And today I came across an article by Jeffrey Goldberg – “Glenn Beck’s Jewish Problem“, in which the Author writes about a serious TV commentator who “has something of a Jewish problem”, and later on:

“This is a post about Beck’s recent naming of nine people – eight of them Jews – as enemies of America and humanity. He calls these people prime contributors to the – wait for it – “era of the big lie”.

Among those eight he enumerates “Edward Bernays, the founder of public realtions, and a nephew of Freud’s”.

I myself am not a big fun of PR, and may even agree that we live in an era of a big lie, but consideration of the more or less important political, social or economic matters through the prism of nationhood, in categories of the nations, does not make sense. We – as human beings – still do not learn from history, we are permanently incapble of drawing conclusions from mistakes made by our ancestors. But the truth is simple and trivial – the human nature in its deepest dimension, in its deepest core, is still the same for all individuals in all nations, taking of course into account all superficial differences and nuances being the results of our diverse cultural and religious background.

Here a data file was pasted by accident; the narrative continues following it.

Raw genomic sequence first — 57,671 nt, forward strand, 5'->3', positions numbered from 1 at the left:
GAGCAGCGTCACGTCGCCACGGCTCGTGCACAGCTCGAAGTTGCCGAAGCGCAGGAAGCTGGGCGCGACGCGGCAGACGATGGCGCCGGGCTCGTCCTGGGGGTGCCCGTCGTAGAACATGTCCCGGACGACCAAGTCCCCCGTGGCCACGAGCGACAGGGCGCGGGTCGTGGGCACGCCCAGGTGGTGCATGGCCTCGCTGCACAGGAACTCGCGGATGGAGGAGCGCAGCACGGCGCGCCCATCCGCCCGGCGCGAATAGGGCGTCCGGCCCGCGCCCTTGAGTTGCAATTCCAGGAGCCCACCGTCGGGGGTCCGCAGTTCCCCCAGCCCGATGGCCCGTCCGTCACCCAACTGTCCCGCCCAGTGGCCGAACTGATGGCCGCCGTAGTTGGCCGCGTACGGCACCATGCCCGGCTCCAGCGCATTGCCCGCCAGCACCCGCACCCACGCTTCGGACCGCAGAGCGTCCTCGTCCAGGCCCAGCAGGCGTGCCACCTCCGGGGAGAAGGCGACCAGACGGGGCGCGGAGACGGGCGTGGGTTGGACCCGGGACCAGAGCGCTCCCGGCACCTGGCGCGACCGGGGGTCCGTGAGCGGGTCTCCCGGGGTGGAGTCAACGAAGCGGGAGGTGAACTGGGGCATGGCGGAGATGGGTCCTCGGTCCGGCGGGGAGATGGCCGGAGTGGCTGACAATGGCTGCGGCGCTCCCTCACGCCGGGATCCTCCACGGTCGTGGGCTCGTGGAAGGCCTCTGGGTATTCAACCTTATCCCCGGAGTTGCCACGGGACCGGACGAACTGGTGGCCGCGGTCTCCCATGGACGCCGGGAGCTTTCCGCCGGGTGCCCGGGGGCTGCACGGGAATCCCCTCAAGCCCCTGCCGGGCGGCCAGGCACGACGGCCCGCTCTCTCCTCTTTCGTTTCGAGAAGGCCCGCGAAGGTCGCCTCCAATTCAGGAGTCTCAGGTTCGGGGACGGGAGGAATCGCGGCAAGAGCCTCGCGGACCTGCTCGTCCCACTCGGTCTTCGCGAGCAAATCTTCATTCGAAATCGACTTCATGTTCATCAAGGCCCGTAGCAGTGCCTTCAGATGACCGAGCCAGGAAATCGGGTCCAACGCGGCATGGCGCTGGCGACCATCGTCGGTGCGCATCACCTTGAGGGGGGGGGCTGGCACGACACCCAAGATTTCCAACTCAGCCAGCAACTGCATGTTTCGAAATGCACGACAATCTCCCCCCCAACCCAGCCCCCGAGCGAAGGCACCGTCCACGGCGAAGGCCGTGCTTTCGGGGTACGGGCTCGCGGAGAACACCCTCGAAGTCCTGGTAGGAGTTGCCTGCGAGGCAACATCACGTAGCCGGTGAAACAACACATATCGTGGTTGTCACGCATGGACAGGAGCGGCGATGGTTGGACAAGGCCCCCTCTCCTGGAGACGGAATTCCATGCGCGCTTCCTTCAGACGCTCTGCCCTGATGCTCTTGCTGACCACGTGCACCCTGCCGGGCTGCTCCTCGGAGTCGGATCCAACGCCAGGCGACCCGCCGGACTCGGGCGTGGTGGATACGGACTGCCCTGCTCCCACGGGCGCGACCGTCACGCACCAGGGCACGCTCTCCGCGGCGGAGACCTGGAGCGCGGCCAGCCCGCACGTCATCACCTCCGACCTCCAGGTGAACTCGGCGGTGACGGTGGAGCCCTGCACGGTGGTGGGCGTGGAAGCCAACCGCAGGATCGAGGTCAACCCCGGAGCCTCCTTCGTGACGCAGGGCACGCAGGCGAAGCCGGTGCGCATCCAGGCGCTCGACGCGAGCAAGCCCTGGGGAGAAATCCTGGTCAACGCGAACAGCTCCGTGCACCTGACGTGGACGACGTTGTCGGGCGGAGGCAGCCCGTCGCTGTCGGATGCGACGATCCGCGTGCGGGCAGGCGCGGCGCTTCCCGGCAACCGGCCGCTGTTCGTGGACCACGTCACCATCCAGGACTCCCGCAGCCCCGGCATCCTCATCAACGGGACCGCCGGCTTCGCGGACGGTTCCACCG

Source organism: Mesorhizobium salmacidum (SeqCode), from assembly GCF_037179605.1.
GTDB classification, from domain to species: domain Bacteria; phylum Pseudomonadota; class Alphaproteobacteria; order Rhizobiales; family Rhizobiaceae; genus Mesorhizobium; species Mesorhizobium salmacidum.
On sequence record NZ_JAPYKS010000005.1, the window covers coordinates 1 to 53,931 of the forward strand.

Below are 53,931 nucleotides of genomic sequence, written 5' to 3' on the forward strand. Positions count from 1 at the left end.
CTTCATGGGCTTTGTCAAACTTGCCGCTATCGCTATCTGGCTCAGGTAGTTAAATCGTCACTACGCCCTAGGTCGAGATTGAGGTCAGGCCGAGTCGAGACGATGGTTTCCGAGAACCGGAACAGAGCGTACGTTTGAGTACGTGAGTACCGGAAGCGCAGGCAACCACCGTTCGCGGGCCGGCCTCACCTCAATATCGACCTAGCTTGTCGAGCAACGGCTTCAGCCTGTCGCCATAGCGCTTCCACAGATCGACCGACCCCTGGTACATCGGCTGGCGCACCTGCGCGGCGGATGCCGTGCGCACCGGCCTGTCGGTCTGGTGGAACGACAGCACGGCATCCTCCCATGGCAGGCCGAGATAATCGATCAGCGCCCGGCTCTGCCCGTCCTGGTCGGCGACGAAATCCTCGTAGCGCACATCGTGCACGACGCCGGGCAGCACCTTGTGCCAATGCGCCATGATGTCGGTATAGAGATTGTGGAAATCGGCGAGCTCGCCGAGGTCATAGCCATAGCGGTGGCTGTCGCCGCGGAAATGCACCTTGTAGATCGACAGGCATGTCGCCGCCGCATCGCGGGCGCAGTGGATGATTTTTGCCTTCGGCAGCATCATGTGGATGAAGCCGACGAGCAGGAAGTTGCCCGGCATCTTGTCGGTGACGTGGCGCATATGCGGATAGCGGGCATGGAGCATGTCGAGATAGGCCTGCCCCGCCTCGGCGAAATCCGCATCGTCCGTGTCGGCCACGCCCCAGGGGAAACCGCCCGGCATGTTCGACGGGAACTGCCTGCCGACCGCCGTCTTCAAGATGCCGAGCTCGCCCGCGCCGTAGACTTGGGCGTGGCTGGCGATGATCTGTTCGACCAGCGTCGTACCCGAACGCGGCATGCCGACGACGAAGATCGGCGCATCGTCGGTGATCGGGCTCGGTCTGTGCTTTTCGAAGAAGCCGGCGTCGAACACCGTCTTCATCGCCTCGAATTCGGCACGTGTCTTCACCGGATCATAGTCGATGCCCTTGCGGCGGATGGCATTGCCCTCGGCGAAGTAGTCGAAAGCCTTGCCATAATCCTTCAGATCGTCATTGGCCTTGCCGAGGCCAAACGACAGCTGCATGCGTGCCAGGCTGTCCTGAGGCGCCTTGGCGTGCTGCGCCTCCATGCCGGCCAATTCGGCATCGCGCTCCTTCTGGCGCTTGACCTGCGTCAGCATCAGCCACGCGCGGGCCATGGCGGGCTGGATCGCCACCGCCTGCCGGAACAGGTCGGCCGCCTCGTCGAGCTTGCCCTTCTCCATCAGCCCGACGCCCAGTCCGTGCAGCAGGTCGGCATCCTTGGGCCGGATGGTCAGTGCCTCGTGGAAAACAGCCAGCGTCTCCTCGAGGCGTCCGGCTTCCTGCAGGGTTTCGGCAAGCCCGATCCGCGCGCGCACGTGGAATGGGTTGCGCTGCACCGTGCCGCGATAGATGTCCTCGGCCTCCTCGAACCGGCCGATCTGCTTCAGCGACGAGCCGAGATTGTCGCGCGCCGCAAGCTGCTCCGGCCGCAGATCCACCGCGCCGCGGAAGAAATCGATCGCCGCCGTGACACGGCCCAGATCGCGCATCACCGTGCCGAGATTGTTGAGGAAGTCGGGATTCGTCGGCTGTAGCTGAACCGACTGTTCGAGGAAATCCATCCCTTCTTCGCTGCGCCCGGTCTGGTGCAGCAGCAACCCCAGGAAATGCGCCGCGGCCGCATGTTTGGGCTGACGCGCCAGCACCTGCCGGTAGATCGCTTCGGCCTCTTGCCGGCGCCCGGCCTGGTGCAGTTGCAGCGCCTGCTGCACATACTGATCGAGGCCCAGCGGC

Blaming Jews for PR and contribution to creating “era of a big like” does make the same sense as blaming Jews for October Revolution in Russia, or Georgians for Joseph Stalin. It is a road to nowhere.

Let us also take into consideration that PR is used with great pleasure not only by Jews, but all other nations, I mean not also governments and politics. We may know, we may feel that PR is not always honest, but still see that our governments, our politics, our coprporations, our firms resort to it. I am not happy with that, but when I take the deeper insight into me, I realize that sometimes in my private, daily life I also resrot to my “small, private PR” in interpersonal relations, but in any case I do not blame Jews for it.